An Analysis of PRRS Training

I've always been a big advocate of periodizing or cycling your training parameters and methods. PRRS or "power, rep range, shock" is one of those training programs that I like, because you cycle through 3 different but proven approaches to gaining size:

1) powerlifting (heavy weights, long rest periods)
2) trisets involving multiple rep ranges (a la Fred "Dr. Squat" Hatfield)
3) set extension techniques

You spend a week utilizing each approach. PRRS is a great way to hit every muscle fiber for maximal size, but there are 2 problems:

1) Although you cycle through 3 phases, the full cycle is approximately 3 weeks. To get better results from this program, it is better to cycle through all three phases in one to one and half weeks. Your body responds better to shorter cycles, and this is especially true of advanced bodybuilders who have been lifting for quite a while.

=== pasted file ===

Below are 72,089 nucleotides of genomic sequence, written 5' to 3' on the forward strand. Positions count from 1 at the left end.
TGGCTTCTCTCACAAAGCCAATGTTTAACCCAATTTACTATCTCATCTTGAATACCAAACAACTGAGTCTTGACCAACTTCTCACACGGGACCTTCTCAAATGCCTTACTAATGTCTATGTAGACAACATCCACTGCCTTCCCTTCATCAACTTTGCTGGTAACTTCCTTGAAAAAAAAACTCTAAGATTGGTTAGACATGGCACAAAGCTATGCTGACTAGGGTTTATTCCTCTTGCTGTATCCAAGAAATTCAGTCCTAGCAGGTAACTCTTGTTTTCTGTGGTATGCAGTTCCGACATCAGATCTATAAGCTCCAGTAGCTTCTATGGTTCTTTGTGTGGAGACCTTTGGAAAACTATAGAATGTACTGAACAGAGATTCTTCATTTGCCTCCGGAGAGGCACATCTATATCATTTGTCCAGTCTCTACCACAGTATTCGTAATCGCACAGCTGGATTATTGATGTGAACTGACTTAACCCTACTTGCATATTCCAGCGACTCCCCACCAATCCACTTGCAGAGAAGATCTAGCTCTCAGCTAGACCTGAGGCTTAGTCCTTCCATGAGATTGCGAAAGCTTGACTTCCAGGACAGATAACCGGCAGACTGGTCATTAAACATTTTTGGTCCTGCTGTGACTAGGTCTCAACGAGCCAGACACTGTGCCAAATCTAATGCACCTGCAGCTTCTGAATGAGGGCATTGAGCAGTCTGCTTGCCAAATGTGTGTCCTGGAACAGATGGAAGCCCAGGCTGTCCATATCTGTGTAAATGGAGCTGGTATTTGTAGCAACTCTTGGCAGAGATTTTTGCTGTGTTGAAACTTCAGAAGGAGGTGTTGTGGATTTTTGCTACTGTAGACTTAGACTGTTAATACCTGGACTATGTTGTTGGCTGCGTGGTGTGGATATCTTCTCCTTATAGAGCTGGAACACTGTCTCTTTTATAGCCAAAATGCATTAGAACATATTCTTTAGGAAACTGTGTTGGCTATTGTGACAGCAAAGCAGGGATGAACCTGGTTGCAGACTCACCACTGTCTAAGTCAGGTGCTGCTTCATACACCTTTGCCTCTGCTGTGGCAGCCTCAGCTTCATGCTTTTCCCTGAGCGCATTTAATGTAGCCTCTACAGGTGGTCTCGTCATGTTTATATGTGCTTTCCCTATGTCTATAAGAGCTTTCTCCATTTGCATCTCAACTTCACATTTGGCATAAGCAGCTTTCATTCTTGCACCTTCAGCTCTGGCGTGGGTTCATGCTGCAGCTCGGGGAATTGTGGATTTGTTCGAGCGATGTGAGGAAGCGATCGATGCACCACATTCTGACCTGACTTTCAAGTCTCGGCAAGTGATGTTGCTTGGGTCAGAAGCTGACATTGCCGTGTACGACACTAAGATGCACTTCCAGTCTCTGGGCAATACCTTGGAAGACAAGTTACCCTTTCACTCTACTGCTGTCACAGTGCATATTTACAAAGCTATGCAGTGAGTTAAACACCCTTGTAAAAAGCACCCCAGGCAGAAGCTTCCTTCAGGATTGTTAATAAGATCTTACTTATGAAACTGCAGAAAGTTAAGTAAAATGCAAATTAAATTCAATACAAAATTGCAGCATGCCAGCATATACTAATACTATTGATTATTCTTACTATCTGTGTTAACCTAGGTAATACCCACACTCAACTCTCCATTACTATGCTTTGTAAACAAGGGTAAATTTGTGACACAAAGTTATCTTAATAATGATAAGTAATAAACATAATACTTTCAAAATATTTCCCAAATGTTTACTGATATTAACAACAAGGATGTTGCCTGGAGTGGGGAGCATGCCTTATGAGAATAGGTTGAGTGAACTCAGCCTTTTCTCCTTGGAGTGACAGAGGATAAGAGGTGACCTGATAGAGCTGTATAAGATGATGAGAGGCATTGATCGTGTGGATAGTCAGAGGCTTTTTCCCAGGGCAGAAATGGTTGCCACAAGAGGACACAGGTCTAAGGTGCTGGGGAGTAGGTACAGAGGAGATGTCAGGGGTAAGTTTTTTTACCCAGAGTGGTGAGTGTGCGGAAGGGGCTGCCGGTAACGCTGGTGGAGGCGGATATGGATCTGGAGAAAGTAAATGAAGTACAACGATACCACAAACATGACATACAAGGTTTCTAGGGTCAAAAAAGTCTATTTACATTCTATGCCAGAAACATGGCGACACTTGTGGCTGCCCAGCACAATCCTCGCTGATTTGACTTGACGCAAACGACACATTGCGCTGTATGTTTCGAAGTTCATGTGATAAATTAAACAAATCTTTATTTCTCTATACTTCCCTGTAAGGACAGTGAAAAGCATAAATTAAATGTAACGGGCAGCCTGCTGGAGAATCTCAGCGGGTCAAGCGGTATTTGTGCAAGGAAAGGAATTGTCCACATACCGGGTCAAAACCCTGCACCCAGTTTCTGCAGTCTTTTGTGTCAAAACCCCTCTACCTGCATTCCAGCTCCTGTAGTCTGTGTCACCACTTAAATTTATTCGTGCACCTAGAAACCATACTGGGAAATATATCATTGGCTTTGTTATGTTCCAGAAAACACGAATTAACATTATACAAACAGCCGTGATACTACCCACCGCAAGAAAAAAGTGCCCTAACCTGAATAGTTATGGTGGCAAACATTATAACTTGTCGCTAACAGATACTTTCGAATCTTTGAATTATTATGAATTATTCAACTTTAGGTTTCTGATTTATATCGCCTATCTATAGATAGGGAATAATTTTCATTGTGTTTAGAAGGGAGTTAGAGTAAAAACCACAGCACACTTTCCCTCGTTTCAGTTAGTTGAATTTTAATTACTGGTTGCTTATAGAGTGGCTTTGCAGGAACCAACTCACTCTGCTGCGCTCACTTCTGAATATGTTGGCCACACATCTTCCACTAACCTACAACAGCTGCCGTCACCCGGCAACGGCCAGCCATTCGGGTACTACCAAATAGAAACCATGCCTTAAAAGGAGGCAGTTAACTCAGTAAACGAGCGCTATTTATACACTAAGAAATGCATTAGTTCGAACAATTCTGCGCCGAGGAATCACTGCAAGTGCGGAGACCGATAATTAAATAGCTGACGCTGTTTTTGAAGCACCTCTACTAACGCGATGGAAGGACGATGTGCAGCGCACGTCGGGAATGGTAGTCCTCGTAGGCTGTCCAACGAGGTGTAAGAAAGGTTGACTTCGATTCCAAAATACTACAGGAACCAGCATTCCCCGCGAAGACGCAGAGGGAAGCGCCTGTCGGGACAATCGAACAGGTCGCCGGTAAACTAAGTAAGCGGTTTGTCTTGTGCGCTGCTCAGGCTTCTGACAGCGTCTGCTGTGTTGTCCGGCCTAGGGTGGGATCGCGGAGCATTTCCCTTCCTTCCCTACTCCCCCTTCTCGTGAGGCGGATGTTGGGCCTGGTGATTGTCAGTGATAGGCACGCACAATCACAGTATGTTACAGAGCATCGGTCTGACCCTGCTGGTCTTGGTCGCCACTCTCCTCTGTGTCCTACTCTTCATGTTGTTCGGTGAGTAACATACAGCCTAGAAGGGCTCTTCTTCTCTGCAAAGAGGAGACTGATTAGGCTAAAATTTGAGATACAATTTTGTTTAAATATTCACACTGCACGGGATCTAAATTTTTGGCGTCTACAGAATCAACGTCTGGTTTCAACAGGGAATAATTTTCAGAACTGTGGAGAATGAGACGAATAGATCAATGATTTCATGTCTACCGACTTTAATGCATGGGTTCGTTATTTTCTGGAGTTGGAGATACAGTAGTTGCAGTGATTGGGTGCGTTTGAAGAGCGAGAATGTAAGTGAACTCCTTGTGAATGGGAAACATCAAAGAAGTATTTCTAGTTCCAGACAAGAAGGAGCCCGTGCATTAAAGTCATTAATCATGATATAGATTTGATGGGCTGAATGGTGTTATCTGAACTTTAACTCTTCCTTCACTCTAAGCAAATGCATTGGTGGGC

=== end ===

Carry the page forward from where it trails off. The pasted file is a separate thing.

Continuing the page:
2) To facilitate the compressed cycles, it's best to utilize active recovery sets (see previous post). The 3 phases of PRRS are traumatic to both the muscles and the nervous system. Rather than wait till next week to recover from each traumatic phase, the addition of active recovery sets speed up your recovery from such trauma, and allow you train again in a shorter preiod of time.

Adding these 2 tips to PRRS will supercharge an already great bodybuilding program.
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